A young entrepreneur giving parties a new taste of cakes in the ‘eat healthy era’
Growing up in a household of culinary enthusiasts (his mother is a nutritionist), Peter Okumu could not help but develop interest in expressing creativity in the kitchen. This would gradually become a hobby and after high school, he thought of hitting the business world with baking as his hustle. Several years later, the risk he took is paying off a thousand fold. “Whenever there was an opportunity to exhibit my pastries, I would seize it and better my art and that way, I have perfected my craft in baking,” explains Okumu.
Okumu now runs a family business alongside his siblings that was started by his mother. “We bake cakes from various flours ranging from maize meal, sweet potatoes, sorghum and cassava.”
They buy ground flour from the stores as it is pure and can make fine cakes as compared to collecting grains from the farmers and milling them. “This is the convenient way of doing it and assures us of good quality flour while saving us the tedious and at times costly logistics of having to transport cereal from the rural areas and processing it.”
The current times are in favour of this business as people are gradually embracing healthy eating. There has been a growing craze of people wanting to go back to traditional foods and minimize on wheat intake, and this aspect of the market has been a booster to their business. “Even those on diet need not miss out on the party, we have packages for various events including birthday parties, weddings and any other ceremony that requires cakes as is our social custom.”
Apart from the cereal cakes, this family business also deals in the production of natural juices. “We blend fruits with water and package the juices, to which we only add a little sugar when necessary.” As Peter explains, their customers have grown fond of the fresh juices on their menu and frequently place orders especially for birthday parties involving kids, as they are less likely to cause sugar-related infections among children.
Their target market
As is common knowledge, most of the non-communicable diseases can be treated by taking the right diet. Focusing to serve people with conditions such as hypertension, diabetes, obesity and heart disease, the enterprise has cut a niche of such markets, including parents with young children, who like to treat their kids to cakes while still maintaining their dietary goals.
“Our target market is anyone who is diet conscious and would like to cash in on our creative, nutritional products to achieve his or her dietary goals.”
Health outlook on nutritional diet
Diabetes and other non-communicable diseases (NCDs)—such as heart disease, stroke and cancer are becoming rampant in our modern society. In health centres for example, a very high percentage of patients are suffering from non-communicable diseases and consequently, many lives are being lost.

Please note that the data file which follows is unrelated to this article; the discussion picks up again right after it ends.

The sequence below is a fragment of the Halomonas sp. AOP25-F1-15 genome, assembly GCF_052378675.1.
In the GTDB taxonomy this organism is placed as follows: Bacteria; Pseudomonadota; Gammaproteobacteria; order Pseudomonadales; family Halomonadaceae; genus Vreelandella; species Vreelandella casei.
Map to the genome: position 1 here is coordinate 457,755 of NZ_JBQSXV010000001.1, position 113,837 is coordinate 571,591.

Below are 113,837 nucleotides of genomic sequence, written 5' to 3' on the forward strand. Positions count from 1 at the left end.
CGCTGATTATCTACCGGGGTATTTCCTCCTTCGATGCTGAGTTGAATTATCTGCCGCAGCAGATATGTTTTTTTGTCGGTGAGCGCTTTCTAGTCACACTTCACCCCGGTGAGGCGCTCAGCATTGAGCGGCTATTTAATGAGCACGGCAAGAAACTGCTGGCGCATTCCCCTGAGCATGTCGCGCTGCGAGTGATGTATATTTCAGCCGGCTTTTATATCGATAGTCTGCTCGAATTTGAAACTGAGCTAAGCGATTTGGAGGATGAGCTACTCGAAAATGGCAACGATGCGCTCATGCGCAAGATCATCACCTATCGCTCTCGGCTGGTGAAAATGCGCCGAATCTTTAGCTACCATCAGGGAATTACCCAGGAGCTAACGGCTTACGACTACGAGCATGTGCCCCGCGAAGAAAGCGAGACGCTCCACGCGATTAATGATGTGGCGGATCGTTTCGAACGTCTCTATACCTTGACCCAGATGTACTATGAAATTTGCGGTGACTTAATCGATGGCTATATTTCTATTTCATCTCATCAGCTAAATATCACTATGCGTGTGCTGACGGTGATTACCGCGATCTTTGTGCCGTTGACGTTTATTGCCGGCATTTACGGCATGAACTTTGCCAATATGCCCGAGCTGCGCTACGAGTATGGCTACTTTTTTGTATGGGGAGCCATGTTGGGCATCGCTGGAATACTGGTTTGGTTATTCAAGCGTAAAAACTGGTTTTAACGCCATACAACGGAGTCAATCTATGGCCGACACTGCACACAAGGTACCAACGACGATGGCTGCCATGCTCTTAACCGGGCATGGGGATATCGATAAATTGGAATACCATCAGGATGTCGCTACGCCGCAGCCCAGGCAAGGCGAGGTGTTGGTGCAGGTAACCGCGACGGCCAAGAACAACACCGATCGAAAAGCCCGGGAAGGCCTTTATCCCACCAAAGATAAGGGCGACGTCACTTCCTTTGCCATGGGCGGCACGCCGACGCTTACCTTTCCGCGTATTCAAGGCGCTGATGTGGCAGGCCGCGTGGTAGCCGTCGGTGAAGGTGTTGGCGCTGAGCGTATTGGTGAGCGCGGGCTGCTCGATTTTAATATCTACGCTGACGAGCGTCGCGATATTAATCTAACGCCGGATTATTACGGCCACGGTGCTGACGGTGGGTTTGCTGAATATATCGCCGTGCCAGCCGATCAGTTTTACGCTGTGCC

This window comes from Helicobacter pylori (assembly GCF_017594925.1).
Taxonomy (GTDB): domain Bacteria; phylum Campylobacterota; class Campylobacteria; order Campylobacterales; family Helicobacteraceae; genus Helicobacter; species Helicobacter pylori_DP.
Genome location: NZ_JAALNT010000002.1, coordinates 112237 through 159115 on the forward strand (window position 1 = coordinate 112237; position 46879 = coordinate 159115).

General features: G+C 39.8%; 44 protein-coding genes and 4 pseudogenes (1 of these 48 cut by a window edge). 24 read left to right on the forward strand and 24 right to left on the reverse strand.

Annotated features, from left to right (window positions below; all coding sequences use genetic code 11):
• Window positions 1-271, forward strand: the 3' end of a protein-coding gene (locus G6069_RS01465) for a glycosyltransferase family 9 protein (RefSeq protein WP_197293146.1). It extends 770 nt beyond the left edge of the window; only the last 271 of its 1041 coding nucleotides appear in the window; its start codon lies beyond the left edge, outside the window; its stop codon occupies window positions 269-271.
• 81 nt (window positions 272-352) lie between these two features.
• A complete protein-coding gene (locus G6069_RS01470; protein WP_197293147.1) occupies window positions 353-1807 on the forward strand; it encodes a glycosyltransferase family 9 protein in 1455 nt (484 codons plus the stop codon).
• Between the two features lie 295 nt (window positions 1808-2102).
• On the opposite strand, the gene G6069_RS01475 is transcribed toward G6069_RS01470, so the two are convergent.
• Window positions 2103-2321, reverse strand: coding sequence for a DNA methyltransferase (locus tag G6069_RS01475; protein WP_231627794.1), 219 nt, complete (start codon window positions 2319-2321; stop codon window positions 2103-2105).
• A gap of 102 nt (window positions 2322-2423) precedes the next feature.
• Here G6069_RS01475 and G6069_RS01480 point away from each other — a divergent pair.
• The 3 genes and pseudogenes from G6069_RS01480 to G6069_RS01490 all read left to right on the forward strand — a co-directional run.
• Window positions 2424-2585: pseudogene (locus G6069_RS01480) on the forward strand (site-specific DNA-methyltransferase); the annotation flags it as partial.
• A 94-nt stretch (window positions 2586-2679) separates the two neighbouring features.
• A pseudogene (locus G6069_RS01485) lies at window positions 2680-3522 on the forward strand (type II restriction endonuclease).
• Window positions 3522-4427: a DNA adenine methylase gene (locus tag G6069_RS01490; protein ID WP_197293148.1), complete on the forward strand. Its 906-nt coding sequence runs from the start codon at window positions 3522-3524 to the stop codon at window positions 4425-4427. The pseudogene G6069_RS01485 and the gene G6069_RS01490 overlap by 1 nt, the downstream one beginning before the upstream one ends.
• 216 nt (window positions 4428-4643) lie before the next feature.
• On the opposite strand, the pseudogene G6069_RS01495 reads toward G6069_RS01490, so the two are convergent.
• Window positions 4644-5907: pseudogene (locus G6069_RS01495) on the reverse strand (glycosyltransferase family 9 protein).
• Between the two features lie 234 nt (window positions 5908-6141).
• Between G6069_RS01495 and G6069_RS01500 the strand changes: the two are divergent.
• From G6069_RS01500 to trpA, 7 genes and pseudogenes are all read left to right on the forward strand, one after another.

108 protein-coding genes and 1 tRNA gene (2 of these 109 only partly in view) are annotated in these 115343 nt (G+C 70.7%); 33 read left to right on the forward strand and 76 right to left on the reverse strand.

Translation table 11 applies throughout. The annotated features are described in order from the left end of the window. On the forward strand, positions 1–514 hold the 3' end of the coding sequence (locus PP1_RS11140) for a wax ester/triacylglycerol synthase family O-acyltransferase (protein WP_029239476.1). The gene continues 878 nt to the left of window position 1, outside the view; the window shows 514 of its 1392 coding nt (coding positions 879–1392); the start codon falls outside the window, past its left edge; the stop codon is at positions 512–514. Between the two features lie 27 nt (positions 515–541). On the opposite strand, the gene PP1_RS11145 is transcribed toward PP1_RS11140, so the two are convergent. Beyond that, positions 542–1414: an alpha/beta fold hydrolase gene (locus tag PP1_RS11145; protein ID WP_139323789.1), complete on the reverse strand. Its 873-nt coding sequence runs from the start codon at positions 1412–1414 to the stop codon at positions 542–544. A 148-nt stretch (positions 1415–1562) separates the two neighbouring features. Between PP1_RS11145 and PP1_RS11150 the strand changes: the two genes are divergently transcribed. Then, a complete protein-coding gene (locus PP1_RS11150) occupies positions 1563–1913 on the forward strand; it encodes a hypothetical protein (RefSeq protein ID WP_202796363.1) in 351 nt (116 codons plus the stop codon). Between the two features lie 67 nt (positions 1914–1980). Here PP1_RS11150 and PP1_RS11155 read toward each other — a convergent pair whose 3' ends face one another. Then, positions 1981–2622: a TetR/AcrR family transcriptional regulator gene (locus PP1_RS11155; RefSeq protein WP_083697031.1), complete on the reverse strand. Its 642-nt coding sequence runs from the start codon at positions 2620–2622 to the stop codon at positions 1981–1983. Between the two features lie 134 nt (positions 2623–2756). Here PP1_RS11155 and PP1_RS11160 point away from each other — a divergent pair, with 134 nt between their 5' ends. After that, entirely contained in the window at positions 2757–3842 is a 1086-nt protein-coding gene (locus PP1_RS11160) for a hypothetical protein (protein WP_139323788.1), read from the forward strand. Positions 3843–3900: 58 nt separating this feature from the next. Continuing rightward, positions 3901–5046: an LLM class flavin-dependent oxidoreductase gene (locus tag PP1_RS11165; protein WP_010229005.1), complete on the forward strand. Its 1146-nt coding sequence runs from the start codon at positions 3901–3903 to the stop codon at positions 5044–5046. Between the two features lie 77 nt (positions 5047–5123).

Eating and lifestyle habits are to blame
Studies show that the increased consumption of unhealthy food is a major risk factor for NCDs. Traditionally, 20 or 30 years ago, people depended more on healthy foods rich in grains and vegetables. Currently, people depend on processed foods thAat are available in markets all over the country.
At the same time, physical activity is declining as most people depend on motorized transport. In addition, as buildings replace playgrounds, children are left with few places to engage in sports. Tobacco and alcohol use are other risk factors for NCDs.
Consuming too many carbohydrates, such as sugar, significantly raises the risk for developing a lipid profile that in turn increases risk for cardiovascular disease, according to a 2010 study published in the Journal of the American Medical Association. Excess sugar intake is associated with weight gain and obesity. Being obese or overweight raises the risk for many health conditions besides diabetes and heart disease. These include high blood pressure, stroke, gallbladder and liver diseases, osteoarthritis, gynecological problems such as infertility, respiratory problems, sleep apnea and colon, breast and endometrial cancers, according to the Centres for Disease Control and Prevention.
A venture such as this is therefore highly significant not only for its economic sense, but as a natural solution to many health challenges rocking our society today.
Innovation is the backbone of a successful business
It’s all innovation and creativity inside Okumu’s kitchen as he uses a traditional oven to bake his cakes. “This oven uses very little firewood and it is cost effective as opposed to baking with electricity which is extremely expensive,” he advises. The traditional oven he says is highly efficient and friendly to the environment.
Apart from the pastry business, Okumu is a senior associate at Sal Consulting Ltd, which deals in hosting and facilitating events.For him, business is about taking risks and doing things for a cause. “The fact that we make delicacies out of natural and nutritious farm products, is motivation enough to keep us going,” he concludes.